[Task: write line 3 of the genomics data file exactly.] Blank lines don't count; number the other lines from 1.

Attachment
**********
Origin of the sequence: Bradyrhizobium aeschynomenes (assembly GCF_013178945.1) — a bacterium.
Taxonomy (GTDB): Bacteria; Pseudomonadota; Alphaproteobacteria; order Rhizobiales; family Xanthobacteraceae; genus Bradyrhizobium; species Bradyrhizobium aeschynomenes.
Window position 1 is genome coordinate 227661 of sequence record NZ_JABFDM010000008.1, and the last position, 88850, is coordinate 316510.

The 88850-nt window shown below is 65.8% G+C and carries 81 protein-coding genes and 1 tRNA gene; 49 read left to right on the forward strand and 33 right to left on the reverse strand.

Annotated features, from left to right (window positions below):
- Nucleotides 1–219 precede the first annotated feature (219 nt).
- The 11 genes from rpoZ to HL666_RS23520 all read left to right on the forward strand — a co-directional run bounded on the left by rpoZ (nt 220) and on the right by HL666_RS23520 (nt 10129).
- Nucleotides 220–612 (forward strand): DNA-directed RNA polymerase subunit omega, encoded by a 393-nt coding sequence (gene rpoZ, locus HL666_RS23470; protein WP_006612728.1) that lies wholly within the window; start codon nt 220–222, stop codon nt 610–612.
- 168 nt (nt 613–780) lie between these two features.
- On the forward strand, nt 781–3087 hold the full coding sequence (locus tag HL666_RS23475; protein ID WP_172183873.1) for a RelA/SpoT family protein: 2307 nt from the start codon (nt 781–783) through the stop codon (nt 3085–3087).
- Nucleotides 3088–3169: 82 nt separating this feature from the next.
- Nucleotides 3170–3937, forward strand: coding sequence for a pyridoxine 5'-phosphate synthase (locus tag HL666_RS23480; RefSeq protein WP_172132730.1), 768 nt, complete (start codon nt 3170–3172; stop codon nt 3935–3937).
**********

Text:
Window position 1 is genome coordinate 227661 of sequence record NZ_JABFDM010000008.1, and the last position, 88850, is coordinate 316510.